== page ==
Orphan Drug: SBT101 for Adrenomyeloneuropathy

Have you ever heard of Orphan Drug designation before? The FDA grants Orphan Drug designation to drugs or biologics intended to treat, diagnose, or prevent rare diseases or conditions. In America, a rare disease is one affecting under 200,000 individuals. Drug developers whose products are granted Orphan Drug designation also receive a variety of benefits, including fee waivers, tax credits, increased regulatory assistance, and 7 years of market exclusivity upon approval. On March 15, 2022, gene therapy company SwanBio Therapeutics (“SwanBio”) shared that its therapeutic candidate SBT101, for adrenomyeloneuropathy (AMN), received Orphan Drug designation.

SBT101 is an adeno-associated virus (AAV)-based gene therapy designed to provide a working copy of ABCD1 in those with adrenomyeloneuropathy. Currently, ABCD1 mutations, inherited in an X-linked pattern, cause AMN. Normally, ABCD1 provides instructions for the adrenoleukodystrophy protein; this protein moves very long chain fatty acids into peroxisomes, where they are broken down. In those with AMN, there are not enough proteins, causing fatty acid accumulation and related symptoms.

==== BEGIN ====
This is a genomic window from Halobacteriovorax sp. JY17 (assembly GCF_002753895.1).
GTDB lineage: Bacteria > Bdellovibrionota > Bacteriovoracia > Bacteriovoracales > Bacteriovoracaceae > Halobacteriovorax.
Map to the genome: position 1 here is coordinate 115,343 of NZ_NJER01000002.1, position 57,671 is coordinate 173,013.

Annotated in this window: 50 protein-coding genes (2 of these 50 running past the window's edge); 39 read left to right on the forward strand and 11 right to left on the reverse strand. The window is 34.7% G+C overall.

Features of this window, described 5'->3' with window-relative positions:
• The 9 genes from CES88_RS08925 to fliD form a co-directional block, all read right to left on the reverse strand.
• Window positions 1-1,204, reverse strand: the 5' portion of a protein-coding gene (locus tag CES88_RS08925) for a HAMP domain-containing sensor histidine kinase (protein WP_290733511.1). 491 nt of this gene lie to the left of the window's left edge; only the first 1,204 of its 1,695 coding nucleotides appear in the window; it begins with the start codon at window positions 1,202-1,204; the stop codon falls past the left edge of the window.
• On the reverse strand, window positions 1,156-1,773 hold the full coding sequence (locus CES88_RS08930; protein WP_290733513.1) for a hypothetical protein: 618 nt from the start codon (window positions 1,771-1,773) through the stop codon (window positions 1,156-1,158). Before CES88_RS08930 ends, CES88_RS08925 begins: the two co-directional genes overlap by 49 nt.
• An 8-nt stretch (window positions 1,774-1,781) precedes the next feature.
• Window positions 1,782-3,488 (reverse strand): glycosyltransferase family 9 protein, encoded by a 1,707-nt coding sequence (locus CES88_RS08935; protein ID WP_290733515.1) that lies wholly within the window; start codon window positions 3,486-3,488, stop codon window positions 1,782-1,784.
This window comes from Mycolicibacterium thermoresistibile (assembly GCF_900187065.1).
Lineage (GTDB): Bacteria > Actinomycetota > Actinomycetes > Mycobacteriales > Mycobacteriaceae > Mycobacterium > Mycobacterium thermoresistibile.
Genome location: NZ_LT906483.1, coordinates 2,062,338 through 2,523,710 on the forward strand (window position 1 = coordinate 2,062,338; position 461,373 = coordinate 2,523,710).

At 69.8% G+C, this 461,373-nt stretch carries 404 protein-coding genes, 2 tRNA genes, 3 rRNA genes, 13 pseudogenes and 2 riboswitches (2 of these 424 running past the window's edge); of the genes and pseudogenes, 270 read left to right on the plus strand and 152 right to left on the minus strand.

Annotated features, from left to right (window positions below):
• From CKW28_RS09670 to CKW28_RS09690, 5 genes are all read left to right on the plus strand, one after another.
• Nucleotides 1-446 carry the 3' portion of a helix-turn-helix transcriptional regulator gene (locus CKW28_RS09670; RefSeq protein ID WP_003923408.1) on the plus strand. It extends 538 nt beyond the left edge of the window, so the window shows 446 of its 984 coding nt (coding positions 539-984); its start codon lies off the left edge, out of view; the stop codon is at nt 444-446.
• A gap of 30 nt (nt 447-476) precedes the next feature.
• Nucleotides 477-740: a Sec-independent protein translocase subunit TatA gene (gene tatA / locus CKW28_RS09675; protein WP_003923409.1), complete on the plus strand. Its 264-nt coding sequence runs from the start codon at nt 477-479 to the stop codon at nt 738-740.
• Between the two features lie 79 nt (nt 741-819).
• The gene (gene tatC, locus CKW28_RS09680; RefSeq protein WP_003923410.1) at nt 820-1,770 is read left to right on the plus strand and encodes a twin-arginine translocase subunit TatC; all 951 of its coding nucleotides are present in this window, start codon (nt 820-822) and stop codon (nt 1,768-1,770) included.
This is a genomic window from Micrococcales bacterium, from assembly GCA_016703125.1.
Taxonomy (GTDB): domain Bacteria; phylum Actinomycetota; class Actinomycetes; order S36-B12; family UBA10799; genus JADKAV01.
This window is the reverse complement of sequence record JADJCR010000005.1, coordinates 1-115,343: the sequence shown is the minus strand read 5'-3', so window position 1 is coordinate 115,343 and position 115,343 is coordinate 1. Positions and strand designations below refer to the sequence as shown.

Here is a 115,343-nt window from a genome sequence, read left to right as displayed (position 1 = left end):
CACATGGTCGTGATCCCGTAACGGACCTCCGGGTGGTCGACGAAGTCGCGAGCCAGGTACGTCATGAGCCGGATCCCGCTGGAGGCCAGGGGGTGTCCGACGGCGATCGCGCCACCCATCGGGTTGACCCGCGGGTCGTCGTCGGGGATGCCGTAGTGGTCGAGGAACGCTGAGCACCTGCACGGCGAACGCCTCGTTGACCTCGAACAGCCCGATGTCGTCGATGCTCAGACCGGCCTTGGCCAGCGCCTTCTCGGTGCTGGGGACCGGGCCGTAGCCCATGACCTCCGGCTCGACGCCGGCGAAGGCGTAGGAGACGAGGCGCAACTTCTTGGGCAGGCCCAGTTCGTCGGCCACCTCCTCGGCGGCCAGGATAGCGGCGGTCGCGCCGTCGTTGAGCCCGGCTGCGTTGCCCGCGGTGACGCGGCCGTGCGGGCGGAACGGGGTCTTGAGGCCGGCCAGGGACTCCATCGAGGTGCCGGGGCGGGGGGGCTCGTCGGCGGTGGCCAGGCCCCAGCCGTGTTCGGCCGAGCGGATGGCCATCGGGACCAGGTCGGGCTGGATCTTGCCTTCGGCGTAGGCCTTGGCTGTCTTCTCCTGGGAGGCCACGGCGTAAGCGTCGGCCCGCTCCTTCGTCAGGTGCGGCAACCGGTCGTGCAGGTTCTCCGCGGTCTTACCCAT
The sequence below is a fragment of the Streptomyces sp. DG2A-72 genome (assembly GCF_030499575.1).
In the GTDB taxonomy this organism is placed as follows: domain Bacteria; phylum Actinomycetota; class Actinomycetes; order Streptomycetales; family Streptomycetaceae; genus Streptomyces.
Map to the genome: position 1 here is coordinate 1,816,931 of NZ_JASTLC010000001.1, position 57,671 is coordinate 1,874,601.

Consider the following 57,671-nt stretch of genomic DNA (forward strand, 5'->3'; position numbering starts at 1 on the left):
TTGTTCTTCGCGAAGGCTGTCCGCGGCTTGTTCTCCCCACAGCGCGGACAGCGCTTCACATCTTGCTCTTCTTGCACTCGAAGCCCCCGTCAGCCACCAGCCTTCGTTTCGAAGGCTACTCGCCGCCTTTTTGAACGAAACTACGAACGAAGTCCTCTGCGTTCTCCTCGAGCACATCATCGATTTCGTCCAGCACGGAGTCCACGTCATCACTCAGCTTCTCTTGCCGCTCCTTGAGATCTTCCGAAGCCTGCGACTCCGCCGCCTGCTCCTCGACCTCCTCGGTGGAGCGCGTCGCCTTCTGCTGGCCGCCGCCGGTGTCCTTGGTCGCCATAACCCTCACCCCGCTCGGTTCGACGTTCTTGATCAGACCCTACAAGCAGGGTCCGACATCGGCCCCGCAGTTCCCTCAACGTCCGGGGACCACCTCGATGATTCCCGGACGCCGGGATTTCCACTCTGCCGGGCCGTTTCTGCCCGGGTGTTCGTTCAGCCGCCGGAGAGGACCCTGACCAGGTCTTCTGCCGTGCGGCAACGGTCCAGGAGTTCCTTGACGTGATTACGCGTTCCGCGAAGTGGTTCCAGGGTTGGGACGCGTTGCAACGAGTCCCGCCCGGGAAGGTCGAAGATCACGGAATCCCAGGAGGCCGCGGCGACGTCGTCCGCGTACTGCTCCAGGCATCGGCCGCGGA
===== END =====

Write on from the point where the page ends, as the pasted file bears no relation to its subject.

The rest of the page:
So far, SBT101 has been evaluated in preclinical studies, which has found that the treatment was safe and well-tolerated in animal models. In addition to a natural history study, SwanBio also hopes to begin a Phase 1/2 clinical trial later this year to evaluate SBT101 in humans. As there are no current treatment options for adrenomyeloneuropathy, SBT101 has the potential to fill huge unmet needs.

About Adrenomyeloneuropathy (AMN)

As explained above, ABCD1 gene mutations cause adrenomyeloneuropathy (AMN), which falls under the umbrella of adrenoleukodystrophy (ALD). This X-linked adrenoleukodystrophy normally manifests when patients are in their 20s, and affects the spinal cord. Symptoms can include:

  • Walking difficulties and gait changes
  • Progressive muscle weakness and stiffness in the legs
  • Nausea and unintended weight loss
  • Sexual dysfunction (such as impotence)
  • Adrenal insufficiency
  • Hypertonia (abnormally high muscle tone)
  • Difficulty articulating words
  • Ataxia
  • Hearing and vision loss
  • Bladder control issues
  • Seizures
Jessica Lynn

Jessica Lynn

Jessica Lynn has an educational background in writing and marketing. She firmly believes in the power of writing in amplifying voices, and looks forward to doing so for the rare disease community.

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